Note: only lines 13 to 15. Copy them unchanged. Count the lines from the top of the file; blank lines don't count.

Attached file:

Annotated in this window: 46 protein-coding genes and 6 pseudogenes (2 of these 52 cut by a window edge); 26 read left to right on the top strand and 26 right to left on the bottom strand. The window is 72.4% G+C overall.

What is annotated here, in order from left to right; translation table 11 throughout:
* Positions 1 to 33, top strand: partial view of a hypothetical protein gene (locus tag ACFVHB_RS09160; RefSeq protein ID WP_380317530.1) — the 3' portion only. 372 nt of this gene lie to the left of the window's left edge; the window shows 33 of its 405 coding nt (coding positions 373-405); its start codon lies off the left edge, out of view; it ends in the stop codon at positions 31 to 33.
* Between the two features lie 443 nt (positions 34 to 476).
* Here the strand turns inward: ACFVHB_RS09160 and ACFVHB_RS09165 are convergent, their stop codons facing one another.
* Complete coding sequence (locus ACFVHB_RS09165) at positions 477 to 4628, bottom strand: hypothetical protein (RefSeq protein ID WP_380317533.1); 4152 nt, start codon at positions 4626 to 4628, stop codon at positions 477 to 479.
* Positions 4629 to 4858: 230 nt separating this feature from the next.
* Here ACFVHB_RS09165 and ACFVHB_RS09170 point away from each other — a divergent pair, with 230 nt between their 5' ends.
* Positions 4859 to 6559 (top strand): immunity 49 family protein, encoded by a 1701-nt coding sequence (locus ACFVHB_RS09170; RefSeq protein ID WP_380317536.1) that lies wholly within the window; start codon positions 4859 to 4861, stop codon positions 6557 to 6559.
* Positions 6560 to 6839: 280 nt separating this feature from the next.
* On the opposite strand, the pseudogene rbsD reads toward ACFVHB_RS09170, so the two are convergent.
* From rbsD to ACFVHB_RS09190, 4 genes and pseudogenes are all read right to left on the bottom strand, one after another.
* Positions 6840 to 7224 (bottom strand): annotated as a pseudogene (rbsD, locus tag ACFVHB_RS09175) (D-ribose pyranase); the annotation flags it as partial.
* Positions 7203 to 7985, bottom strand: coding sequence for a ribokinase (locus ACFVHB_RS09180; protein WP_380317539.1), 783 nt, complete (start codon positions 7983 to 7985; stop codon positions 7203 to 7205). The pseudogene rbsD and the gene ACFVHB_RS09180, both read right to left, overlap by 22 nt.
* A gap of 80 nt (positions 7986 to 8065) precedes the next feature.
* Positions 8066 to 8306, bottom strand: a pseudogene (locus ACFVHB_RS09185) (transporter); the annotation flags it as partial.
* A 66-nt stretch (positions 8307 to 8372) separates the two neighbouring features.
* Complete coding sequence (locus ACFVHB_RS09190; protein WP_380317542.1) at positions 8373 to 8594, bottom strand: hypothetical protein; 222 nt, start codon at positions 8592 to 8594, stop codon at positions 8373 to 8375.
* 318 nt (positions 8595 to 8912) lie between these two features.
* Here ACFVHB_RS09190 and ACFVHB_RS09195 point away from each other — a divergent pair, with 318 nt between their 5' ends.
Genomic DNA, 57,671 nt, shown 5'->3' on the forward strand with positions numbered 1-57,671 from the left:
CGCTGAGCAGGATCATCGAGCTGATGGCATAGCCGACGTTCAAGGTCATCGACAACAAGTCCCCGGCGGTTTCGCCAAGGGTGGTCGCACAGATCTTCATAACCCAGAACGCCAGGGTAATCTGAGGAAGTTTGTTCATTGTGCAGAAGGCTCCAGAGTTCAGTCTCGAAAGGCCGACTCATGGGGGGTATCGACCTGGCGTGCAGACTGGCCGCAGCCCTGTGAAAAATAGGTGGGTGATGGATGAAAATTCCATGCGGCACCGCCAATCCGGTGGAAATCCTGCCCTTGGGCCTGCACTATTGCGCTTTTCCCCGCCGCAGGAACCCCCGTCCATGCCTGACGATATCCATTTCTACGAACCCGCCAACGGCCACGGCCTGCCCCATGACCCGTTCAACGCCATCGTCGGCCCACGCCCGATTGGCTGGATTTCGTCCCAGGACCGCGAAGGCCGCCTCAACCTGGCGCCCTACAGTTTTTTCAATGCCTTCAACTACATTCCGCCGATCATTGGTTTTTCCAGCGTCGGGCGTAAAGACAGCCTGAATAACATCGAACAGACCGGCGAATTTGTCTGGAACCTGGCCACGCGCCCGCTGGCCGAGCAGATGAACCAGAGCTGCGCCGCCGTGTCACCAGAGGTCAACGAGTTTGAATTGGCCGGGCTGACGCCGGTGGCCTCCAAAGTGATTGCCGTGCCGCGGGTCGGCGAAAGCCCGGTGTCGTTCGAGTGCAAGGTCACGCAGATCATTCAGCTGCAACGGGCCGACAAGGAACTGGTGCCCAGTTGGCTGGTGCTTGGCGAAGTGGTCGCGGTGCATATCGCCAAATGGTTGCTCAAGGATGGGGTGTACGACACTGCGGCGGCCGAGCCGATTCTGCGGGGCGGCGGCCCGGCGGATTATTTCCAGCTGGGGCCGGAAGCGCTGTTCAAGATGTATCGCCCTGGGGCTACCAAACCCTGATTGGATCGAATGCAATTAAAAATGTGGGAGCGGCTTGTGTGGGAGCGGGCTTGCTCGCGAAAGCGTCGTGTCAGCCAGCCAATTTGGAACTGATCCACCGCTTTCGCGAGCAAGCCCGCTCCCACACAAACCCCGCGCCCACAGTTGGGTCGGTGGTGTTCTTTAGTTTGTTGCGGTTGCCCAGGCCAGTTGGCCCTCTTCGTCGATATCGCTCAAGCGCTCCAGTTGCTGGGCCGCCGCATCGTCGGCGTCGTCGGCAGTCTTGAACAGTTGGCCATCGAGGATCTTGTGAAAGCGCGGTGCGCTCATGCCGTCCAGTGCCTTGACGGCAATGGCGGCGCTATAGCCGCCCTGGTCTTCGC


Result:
* Positions 6840 to 7224 (bottom strand): annotated as a pseudogene (rbsD, locus tag ACFVHB_RS09175) (D-ribose pyranase); the annotation flags it as partial.
* Positions 7203 to 7985, bottom strand: coding sequence for a ribokinase (locus ACFVHB_RS09180; protein WP_380317539.1), 783 nt, complete (start codon positions 7983 to 7985; stop codon positions 7203 to 7205). The pseudogene rbsD and the gene ACFVHB_RS09180, both read right to left, overlap by 22 nt.
* A gap of 80 nt (positions 7986 to 8065) precedes the next feature.